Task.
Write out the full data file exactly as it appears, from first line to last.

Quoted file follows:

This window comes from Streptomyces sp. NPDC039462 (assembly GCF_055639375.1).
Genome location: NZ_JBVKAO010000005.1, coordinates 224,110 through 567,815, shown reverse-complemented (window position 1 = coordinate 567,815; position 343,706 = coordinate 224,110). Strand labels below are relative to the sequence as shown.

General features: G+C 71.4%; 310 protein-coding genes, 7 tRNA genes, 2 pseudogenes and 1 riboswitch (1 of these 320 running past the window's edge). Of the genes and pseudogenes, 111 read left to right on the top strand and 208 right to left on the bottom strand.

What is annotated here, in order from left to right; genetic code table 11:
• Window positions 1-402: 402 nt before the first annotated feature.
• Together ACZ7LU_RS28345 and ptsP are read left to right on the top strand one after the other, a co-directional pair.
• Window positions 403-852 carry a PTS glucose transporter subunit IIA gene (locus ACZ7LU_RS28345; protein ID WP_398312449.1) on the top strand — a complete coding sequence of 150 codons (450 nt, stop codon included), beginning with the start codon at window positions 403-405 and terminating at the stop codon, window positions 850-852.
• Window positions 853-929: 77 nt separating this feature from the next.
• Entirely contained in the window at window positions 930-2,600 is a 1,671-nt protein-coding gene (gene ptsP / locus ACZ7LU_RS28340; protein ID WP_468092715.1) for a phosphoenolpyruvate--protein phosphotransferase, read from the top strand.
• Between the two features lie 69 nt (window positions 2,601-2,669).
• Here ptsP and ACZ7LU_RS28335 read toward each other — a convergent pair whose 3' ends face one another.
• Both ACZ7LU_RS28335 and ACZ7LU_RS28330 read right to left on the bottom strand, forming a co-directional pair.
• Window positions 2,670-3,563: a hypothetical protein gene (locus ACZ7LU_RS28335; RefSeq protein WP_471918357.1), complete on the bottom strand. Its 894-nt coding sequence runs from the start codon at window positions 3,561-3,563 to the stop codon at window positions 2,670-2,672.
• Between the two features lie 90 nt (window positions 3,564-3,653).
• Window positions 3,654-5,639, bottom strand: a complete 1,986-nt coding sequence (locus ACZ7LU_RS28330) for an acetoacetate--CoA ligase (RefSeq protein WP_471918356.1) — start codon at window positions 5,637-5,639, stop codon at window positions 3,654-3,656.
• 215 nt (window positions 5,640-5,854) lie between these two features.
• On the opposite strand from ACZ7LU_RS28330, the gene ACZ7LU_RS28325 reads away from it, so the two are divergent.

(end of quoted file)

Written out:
This window comes from Streptomyces sp. NPDC039462 (assembly GCF_055639375.1).
Genome location: NZ_JBVKAO010000005.1, coordinates 224,110 through 567,815, shown reverse-complemented (window position 1 = coordinate 567,815; position 343,706 = coordinate 224,110). Strand labels below are relative to the sequence as shown.

General features: G+C 71.4%; 310 protein-coding genes, 7 tRNA genes, 2 pseudogenes and 1 riboswitch (1 of these 320 running past the window's edge). Of the genes and pseudogenes, 111 read left to right on the top strand and 208 right to left on the bottom strand.

What is annotated here, in order from left to right; genetic code table 11:
• Window positions 1-402: 402 nt before the first annotated feature.
• Together ACZ7LU_RS28345 and ptsP are read left to right on the top strand one after the other, a co-directional pair.
• Window positions 403-852 carry a PTS glucose transporter subunit IIA gene (locus ACZ7LU_RS28345; protein ID WP_398312449.1) on the top strand — a complete coding sequence of 150 codons (450 nt, stop codon included), beginning with the start codon at window positions 403-405 and terminating at the stop codon, window positions 850-852.
• Window positions 853-929: 77 nt separating this feature from the next.
• Entirely contained in the window at window positions 930-2,600 is a 1,671-nt protein-coding gene (gene ptsP / locus ACZ7LU_RS28340; protein ID WP_468092715.1) for a phosphoenolpyruvate--protein phosphotransferase, read from the top strand.
• Between the two features lie 69 nt (window positions 2,601-2,669).
• Here ptsP and ACZ7LU_RS28335 read toward each other — a convergent pair whose 3' ends face one another.
• Both ACZ7LU_RS28335 and ACZ7LU_RS28330 read right to left on the bottom strand, forming a co-directional pair.
• Window positions 2,670-3,563: a hypothetical protein gene (locus ACZ7LU_RS28335; RefSeq protein WP_471918357.1), complete on the bottom strand. Its 894-nt coding sequence runs from the start codon at window positions 3,561-3,563 to the stop codon at window positions 2,670-2,672.
• Between the two features lie 90 nt (window positions 3,564-3,653).
• Window positions 3,654-5,639, bottom strand: a complete 1,986-nt coding sequence (locus ACZ7LU_RS28330) for an acetoacetate--CoA ligase (RefSeq protein WP_471918356.1) — start codon at window positions 5,637-5,639, stop codon at window positions 3,654-3,656.
• 215 nt (window positions 5,640-5,854) lie between these two features.
• On the opposite strand from ACZ7LU_RS28330, the gene ACZ7LU_RS28325 reads away from it, so the two are divergent.